Lymph nodes not removed

I had a masectomy / reconstruction chemotherapy and radiotherapy i didnt have my lymphnodes removed as there was only speckles in the first node and the second node was clear so they said that they could be over treating me if they removed all of them ,2 1/2years later im still terrified its going to come back in my lymph nodes and constantly pressing and checking some days i think theres a lump and other days i think no theres not is there a high chance it would come back in the lymph nodes i so wish they had taken them out now .

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Dear Diggens,

We have all been in the same boat, unfortunately never stop worrying after a cancer diagnosis, give you breast cancer team a call for chat and hopefully some reassurance.

Try not to worry (easily said) wishing you well going forward.

Hugs Tili :rainbow::pray::rainbow::pray:

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Hi Diggens,
I am the same. Mastectomy, chemo and radiotherapy. I had 3 lymph nodes removed and some cancer in one of them.
I was advised I could have them removed, have radiotherapy or do nothing. I was told radiotherapy would deal with anything that might be there. I believe there are studies that show radiotherapy is as good as removal with less chance of lymphoedema.

I had a lot of sleepless nights coming to my decision and am still trying to move on following my diagnosis and treatment. My diagnosis was June 2021.

Best wishes


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Hi gillie thankyou so much for your response that makes me feel at ease a little i had 3 weeks of radium too ,yes i was march 2021 and unfortunately still battling mentally everyday but times a healer so they say im hoping that is the case …thankyou :smiling_face:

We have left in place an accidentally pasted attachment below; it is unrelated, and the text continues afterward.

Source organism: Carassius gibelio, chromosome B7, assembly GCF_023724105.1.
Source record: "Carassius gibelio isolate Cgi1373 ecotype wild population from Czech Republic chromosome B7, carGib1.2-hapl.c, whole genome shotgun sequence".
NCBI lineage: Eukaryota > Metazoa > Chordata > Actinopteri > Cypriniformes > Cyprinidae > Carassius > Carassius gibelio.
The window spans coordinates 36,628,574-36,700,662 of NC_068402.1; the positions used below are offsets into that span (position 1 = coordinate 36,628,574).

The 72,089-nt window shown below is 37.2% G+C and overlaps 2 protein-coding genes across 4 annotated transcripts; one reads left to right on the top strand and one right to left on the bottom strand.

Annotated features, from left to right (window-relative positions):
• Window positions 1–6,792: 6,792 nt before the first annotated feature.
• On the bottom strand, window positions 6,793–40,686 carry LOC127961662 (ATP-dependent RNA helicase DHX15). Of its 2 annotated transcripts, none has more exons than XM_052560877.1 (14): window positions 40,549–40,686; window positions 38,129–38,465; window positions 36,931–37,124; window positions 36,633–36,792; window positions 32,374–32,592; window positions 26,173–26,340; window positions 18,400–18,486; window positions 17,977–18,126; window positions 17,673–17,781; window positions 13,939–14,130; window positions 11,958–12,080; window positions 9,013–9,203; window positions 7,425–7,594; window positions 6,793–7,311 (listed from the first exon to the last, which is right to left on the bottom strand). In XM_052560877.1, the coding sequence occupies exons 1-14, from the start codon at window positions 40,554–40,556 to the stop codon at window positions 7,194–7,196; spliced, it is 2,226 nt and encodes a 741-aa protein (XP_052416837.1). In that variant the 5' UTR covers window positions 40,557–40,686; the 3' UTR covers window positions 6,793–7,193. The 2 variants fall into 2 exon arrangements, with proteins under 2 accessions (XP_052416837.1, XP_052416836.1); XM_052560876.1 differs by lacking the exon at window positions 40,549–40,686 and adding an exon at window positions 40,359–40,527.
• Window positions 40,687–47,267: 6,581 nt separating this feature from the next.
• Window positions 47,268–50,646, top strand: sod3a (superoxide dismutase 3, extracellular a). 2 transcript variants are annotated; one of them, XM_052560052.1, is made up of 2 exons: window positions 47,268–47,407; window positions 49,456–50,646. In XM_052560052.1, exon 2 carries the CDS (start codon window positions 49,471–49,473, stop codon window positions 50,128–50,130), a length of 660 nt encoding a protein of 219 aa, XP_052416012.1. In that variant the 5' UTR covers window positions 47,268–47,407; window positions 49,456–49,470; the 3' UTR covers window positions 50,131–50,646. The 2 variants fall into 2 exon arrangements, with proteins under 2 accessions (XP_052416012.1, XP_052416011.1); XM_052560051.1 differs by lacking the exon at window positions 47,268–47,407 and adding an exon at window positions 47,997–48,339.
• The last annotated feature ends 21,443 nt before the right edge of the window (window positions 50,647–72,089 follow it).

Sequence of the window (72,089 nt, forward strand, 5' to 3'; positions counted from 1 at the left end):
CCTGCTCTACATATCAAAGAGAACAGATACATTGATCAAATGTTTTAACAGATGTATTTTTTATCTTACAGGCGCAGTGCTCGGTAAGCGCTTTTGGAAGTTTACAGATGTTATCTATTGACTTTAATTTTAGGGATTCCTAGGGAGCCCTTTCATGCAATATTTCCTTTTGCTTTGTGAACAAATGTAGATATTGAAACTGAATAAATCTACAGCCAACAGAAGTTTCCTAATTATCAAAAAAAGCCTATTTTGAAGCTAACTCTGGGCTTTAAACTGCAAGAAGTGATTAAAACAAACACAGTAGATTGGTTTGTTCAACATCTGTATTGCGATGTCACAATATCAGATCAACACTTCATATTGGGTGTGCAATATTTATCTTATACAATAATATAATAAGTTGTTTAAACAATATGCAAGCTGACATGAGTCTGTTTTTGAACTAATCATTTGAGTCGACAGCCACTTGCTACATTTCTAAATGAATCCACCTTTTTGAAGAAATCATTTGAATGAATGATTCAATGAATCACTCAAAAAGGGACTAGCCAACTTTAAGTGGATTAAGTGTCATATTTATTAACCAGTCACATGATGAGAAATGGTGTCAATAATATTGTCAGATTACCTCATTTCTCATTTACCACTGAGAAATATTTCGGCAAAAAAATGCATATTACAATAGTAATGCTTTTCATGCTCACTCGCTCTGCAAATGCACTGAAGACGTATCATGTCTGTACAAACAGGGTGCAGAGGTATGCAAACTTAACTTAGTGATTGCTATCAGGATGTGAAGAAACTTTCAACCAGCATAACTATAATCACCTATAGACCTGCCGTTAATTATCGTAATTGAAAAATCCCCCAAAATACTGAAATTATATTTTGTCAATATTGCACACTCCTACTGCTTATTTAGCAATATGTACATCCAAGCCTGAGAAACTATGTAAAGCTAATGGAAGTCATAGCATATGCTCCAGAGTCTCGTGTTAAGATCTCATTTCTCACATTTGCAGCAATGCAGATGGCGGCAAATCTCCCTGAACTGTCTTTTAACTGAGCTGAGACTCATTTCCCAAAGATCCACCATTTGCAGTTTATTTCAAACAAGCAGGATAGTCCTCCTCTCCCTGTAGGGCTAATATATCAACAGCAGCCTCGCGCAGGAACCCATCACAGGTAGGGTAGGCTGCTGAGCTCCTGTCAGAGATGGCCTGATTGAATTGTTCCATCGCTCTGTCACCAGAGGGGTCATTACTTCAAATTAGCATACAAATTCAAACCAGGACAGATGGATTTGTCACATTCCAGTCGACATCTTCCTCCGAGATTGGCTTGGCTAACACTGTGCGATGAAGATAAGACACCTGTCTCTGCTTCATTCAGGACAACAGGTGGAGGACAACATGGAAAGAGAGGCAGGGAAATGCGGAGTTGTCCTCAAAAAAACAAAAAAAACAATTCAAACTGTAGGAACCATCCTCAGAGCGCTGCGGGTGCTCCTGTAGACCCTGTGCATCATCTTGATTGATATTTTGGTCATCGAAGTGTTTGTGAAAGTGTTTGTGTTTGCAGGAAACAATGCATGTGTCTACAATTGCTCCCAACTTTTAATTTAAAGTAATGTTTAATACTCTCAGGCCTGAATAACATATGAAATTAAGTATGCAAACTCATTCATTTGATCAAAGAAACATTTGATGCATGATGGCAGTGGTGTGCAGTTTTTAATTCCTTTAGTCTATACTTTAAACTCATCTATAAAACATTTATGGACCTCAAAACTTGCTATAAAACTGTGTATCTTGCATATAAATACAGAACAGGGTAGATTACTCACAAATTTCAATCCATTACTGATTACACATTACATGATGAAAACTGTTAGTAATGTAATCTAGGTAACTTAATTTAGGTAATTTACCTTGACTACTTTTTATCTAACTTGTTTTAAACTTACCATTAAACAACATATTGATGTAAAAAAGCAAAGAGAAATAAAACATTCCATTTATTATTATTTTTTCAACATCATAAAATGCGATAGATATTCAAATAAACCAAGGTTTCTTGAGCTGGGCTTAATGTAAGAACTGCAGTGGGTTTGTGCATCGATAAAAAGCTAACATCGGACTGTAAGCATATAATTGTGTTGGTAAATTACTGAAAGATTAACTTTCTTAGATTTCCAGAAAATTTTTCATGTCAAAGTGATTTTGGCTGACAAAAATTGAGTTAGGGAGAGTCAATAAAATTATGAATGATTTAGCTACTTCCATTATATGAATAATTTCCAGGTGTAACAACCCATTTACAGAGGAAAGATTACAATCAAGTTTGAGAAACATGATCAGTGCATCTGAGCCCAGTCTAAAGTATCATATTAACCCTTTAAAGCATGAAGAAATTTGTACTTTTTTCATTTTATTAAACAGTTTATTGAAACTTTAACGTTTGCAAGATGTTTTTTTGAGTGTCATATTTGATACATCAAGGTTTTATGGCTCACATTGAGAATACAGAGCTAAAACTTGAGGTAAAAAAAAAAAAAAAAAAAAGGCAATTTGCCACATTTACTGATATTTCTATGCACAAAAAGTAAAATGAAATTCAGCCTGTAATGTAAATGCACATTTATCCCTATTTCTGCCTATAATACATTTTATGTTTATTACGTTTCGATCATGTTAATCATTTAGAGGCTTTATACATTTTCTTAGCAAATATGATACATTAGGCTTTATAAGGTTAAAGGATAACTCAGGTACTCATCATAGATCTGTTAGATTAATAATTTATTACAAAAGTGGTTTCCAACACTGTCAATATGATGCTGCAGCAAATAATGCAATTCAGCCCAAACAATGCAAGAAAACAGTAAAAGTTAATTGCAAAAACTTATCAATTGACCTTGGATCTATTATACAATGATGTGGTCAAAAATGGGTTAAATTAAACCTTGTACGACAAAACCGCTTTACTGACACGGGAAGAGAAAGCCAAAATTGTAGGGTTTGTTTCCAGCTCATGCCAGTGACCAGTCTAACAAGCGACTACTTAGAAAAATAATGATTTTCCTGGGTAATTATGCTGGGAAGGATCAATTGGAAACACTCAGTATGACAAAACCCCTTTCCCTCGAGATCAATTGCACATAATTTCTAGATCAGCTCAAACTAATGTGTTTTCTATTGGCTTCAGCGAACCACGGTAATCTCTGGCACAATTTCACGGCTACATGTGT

Hi Diggens

Thank you for posting.

It is understandable that 2 and half years from your treatment, you are anxious about your lymph nodes and risk of cancer coming back. As @Tili and @gillieb mention, nearly everyone who has been treated for cancer worries about it coming back (recurrence) and you’re not alone in being anxious about this. The uncertainty and fear of breast cancer returning is very real. At first, every ache or pain may frighten you, but most people find the anxiety lessens as the time goes on.

It is normal practice to have a sentinel lymph node biopsy if tests before surgery show no evidence of the lymph nodes containing cancer cells. If the results show there are cancer cells in the sentinel lymph node, depending on how much is found you may be recommended further treatments such as surgery to remove some or all of the remaining lymph nodes, radiotherapy to the underarm or no further treatment to the underarm as long as you are having radiotherapy to the breast and chemotherapy or hormone therapy.

You say there were only speckles in the first node. Your doctor may have used the term isolated tumour cells (ITCs) or micrometastases when discussing your results. If you are diagnosed with ITCs or micrometastases, you will not usually need any further treatment for your underarm as recommended by the Nice guidelines which you find here.

Many people are surprised at how emotional they feel when their treatment finishes. Adapting to life after treatment can be difficult and often the need for information and support continues.

Some people may benefit from talking therapy, such as counselling. You can speak to your GP or treatment team about this. Mindfulness can also be helpful.

Talking to someone who has had a similar experience can often be helpful. Our Someone Like me service can match you with a trained volunteer who’s had similar experience to you. You can be in touch with your volunteer by phone or email and they can share their personal experiences to answer your questions, offer support or simply listen to how you are feeling. You can ring the Someone Like Me team on 0114 263 6490 or email them at, so they can then match you to your volunteer.

You may be interested in getting support with Life after cancer.

Dr Peter Harvey a Consultant Clinical Psychologist wrote about how people can feel after treatment has finished. Although the article is many years old and not specific to breast cancer the emotional issues discussed remain relevant. You can read this through the following link

After the treatment has finished - Then what?

Do call our helpline if you would like to talk this through or have any further questions. The helpline team have time to listen to your concerns, talk things through and signpost you to more support and information. Your call will be confidential, and the number is free from UK landlines and all mobile networks. The number is 0808 800 6000, (Relay UK - prefix 18001).

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Best wishes


Breast Care Nurse

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